AI is the future of SEO but does that mean AI content can be successful now? Shane Hampson analyzed hundreds of LinkedIn’s top rankings both before and after the October 2023 broad core update to help provide insights into this creative use of AI-generated content.
Can you have a successful content strategy using AI-generated content?
Google has softened it’s stance on AI content over the last few years at first calling AI-generated content low quality in a YouTube video. However, since then Google has updated it’s stance by saying any content is acceptable as long as it’s “helpful” and not used to game the algorithm which is spam. The question then becomes, what does that mean and how do you use AI-generated content to make your content helpful and high quality?
LinkedIn is using AI and Real Contributors
LinkedIn which is the number one social media network for business professionals is using an interesting take with the creation of AI-generated content but adds to the AI content by allowing their users to “contribute” to each of these AI-generated articles. In theory, this makes sense – allow experts in their field to add their expert opinions on these articles to contribute to the “helpfulness” of their content.
LinkedIn created new “expert” badge for creators who are topic experts
The results of LinkedIn collaborative articles are impressive from an engagement point of view with some topics having over 3,300 contributions from real people, considered experts in their field. Although anyone can participate in these collaborative articles, LinkedIn will give people they deem as experts with various types of badges to signify their expertise on certain topics.
Does Google find AI content helpful when using unique content from humans? (Results)
In the first 6 months LinkedIn seemed to experience amazing growth with this ultra-creative and aggressive content strategy picking up 811,000+ keywords and nearly 200,000 keywords on the first page (including SERP features) which is an incredible feat in itself. The keywords were impactful driving in nearly 800,000 traffic clicks.
However, Google announced a helpful content update in September and another 2023 October broad core update which seemed to have a negative impact on this content strategy resulting in a 43% decline in keywords and traffic.
However, it’s too early to say that it was the updates alone that drove this decline in performance. LinkedIn likely missed on some other areas of technical SEO that didn’t give this content strategy the absolute best shot at long-term sustained success.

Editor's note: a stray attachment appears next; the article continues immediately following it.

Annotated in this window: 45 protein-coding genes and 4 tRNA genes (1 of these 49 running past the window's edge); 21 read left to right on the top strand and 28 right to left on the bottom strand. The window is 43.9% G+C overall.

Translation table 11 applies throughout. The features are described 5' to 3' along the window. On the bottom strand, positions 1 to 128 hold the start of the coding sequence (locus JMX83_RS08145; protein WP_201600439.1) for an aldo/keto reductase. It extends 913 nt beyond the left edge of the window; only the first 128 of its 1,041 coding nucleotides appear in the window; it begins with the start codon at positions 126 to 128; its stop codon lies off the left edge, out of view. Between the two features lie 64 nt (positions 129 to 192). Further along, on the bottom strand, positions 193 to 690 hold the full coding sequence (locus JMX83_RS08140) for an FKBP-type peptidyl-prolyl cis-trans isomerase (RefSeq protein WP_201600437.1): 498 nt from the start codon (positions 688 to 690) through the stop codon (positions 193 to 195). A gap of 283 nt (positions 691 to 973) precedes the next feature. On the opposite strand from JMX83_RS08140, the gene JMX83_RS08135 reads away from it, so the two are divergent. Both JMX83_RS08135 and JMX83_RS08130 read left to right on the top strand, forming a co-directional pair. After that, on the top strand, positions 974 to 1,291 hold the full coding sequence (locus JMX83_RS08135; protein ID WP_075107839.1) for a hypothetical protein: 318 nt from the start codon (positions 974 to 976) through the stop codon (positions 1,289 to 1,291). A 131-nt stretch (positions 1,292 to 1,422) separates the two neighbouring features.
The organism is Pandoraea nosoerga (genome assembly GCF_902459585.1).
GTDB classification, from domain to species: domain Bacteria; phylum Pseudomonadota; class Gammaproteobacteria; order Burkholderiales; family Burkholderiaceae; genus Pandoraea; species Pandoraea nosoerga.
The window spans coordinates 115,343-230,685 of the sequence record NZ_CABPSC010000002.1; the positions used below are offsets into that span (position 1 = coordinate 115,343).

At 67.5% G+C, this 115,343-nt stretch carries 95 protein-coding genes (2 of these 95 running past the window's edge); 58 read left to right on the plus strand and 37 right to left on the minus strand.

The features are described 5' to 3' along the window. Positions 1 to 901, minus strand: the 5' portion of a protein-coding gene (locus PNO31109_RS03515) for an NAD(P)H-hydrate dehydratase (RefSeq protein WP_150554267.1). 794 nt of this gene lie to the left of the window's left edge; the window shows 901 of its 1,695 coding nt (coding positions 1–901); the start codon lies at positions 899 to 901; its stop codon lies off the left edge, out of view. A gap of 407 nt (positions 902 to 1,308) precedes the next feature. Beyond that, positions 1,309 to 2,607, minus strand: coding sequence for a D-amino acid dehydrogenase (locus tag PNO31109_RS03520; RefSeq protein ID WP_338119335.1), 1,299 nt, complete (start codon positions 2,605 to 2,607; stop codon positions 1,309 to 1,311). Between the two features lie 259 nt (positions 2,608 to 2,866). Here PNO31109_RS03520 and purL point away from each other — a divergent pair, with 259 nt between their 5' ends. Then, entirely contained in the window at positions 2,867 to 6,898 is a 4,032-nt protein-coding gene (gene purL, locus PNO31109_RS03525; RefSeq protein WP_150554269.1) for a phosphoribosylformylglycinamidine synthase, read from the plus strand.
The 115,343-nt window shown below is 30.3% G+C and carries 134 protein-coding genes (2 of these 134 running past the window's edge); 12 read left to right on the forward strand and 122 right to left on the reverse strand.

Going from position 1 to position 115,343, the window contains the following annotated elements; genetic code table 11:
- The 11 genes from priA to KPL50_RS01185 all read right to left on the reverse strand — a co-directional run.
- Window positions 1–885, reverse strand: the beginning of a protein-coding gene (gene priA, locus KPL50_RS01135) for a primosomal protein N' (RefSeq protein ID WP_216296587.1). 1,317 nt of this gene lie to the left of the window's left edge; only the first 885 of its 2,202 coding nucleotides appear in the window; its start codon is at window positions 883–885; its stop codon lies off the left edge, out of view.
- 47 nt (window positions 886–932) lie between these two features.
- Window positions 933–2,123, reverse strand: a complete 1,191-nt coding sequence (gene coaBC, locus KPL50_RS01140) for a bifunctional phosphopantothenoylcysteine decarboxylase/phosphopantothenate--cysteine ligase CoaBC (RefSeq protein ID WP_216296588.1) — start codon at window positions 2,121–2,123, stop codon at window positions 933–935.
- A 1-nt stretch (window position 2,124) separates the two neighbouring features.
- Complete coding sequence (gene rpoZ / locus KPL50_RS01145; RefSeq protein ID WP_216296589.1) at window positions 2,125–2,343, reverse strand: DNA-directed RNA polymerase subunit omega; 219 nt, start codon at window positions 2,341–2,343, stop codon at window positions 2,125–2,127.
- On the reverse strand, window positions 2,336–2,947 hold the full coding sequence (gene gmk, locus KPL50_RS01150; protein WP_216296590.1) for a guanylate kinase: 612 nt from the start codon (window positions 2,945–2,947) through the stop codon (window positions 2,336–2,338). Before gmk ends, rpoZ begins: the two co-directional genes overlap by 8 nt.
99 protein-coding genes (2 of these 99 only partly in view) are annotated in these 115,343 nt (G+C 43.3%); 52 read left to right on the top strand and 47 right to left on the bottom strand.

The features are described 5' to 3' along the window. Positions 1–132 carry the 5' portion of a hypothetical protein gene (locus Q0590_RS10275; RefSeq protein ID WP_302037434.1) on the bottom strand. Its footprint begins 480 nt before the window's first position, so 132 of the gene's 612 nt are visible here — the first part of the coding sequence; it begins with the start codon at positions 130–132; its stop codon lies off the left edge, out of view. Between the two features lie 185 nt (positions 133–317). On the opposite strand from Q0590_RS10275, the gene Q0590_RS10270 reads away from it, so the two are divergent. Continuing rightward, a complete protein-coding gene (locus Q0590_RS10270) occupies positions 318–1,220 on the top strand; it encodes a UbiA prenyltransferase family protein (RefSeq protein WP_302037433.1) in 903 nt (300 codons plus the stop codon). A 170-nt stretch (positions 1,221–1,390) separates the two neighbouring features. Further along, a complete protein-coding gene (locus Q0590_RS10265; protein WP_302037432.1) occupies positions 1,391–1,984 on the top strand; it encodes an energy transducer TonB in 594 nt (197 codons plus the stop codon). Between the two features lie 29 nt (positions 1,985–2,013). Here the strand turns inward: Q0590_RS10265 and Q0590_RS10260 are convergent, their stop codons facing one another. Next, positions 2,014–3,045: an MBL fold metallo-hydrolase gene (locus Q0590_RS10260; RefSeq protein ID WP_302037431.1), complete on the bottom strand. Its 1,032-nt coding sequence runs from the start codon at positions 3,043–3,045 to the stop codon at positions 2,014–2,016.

How to recover from Helpful Content Penalty: Case Study
How can LinkedIn improve its SEO strategy?
One surprising thing they are missing out on is their lack of logical hierarchy with their subfolder structure. I believe they could take advantage of all of these collaborative articles by migrating their multiple subfolders into one that could make it incredibly powerful and drive more authority.
Each of these collaborative articles lives under the /advice/ subfolder which is followed by a # in this example it’s linkedin.com/advice/0
However, their database of collaborative articles lives under the subfolder /pulse/topics/home. LinkedIn could get rid of the/home portion because it does not add any inherent value and adds an additional subfolder with nothing underneath it to support it.
(And unfortunately, it does not 301 (re-direct) when you remove the /home/ section)
When you search by topic category those are also under different subfolders, this subfolder is called “/pulse/topics/browse”. This makes sense and is a logical subfolder under the pulse/topics category, the issue here is once you find a topic the /pulse/topics/ subfolder isn’t building authority like it could be.
Once you click a topic, it’s a different subfolder which is expected but I believe even this subfolder could become more authoritative (debatable) but it could more user-friendly at minimum by removing the unnecessary characters at the end of each “topic” in this instance LinkedIn could remove the -s48473/ from the subfolder
By doing this, LinkedIn is losing the natural advantage of having all of their content under one powerful subfolder that would build great topical authority. Instead, when you do a “site: command” you do not see any of the many articles under this topic category.
These SERPs should be filled with all of the various collaborative articles created about the SEO Audits topic, as you can see above it is not.
Final Thoughts and Verdict
I truly love what LinkedIn is doing with this creative SEO and content strategy attempting to blend AI-generated content with contributions from industry experts and believe this is a sustainable model moving forward if they make just a few technical SEO changes to give all of this content the best chance at performing well in the search engines.
I also wouldn’t be surprised if LinkedIn adds an additional button on individual’s profiles that highlight their collaborative article contributions rather than housing them under the comments sections.
Amazing job here LinkedIn and I hope more companies continue to think creatively and push the SEO envelope.
Ethical SEO Consultant
Data Driven Marketer. Fantasy Football Champion. Dog Lover. Foodie.